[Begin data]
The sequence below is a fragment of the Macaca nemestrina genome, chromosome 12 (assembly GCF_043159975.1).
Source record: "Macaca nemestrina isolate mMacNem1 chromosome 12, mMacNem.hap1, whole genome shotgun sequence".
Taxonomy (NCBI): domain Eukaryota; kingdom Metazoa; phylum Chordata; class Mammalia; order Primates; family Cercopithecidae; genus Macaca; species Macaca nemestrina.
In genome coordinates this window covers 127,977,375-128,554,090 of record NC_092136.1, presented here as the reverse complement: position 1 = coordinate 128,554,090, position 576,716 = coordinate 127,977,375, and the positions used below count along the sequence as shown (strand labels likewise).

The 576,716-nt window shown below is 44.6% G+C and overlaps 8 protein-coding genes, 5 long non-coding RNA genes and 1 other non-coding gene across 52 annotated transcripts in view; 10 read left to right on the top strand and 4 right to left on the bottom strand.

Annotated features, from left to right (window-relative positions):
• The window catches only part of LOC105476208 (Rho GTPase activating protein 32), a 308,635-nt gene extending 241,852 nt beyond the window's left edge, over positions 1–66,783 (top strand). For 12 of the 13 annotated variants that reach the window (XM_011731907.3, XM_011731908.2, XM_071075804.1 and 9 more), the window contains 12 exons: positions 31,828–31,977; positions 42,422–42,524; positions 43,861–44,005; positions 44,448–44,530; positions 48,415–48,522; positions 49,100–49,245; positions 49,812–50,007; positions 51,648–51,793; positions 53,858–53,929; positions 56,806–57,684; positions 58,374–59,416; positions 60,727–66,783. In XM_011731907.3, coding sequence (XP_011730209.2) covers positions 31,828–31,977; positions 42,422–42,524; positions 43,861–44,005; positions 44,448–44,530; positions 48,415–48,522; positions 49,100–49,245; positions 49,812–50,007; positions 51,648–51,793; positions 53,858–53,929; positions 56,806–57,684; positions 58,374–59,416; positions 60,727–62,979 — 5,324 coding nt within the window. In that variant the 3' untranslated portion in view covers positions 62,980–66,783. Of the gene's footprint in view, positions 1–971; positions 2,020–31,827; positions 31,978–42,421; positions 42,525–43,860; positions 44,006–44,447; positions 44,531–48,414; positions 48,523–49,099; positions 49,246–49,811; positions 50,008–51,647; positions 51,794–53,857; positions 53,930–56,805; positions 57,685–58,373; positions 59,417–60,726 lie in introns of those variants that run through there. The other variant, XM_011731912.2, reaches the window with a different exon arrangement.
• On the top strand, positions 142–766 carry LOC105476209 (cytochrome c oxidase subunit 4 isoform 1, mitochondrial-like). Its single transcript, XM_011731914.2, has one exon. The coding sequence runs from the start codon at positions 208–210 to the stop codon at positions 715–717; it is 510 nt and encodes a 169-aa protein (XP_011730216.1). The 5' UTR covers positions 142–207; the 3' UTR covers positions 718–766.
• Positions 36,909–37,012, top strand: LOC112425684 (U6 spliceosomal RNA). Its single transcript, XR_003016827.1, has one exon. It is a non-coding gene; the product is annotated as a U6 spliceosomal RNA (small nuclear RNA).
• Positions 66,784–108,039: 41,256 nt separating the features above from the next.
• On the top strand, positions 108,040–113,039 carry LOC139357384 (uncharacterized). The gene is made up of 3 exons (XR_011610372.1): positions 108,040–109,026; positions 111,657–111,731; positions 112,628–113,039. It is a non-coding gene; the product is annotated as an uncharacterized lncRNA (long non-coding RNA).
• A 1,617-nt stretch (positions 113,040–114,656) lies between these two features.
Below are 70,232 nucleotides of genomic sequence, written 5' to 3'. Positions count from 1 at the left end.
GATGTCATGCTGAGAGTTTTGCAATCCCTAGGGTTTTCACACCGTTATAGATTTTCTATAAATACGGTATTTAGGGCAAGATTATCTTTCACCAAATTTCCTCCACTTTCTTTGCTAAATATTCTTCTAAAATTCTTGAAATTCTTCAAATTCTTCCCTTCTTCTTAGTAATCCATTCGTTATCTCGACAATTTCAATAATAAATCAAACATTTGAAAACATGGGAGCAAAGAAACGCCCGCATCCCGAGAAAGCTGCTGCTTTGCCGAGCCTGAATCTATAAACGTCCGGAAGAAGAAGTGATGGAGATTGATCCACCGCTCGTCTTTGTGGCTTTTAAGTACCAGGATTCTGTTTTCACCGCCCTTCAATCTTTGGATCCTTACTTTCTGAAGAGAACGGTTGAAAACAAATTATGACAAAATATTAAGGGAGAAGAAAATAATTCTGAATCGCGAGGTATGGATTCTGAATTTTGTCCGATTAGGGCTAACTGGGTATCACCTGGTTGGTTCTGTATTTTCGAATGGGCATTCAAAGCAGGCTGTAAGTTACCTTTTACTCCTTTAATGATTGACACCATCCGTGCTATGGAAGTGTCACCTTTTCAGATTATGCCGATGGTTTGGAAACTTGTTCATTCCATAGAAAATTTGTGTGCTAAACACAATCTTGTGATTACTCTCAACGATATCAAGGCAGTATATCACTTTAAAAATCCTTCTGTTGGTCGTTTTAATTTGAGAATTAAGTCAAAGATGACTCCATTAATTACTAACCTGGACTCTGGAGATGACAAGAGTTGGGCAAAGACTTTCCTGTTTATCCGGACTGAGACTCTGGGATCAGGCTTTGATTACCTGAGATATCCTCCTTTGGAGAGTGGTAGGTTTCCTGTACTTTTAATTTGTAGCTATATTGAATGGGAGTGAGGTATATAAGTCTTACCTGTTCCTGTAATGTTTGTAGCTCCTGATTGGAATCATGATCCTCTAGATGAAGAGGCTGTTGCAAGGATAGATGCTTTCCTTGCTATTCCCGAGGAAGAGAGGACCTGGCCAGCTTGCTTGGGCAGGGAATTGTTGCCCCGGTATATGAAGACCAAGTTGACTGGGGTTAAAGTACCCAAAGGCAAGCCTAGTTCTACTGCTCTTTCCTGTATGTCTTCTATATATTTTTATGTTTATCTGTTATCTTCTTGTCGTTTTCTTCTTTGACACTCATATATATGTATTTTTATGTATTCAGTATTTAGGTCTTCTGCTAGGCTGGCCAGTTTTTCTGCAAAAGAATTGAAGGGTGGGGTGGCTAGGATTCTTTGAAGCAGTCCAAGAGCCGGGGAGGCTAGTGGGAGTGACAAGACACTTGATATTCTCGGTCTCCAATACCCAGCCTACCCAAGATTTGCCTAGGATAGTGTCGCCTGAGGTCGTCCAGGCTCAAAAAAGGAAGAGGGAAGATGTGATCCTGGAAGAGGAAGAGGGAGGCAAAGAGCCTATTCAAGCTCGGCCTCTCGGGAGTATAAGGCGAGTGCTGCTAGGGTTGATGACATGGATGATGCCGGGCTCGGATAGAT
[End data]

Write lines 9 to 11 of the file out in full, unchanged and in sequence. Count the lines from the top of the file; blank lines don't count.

• Positions 36,909–37,012, top strand: LOC112425684 (U6 spliceosomal RNA). Its single transcript, XR_003016827.1, has one exon. It is a non-coding gene; the product is annotated as a U6 spliceosomal RNA (small nuclear RNA).
• Positions 66,784–108,039: 41,256 nt separating the features above from the next.
• On the top strand, positions 108,040–113,039 carry LOC139357384 (uncharacterized). The gene is made up of 3 exons (XR_011610372.1): positions 108,040–109,026; positions 111,657–111,731; positions 112,628–113,039. It is a non-coding gene; the product is annotated as an uncharacterized lncRNA (long non-coding RNA).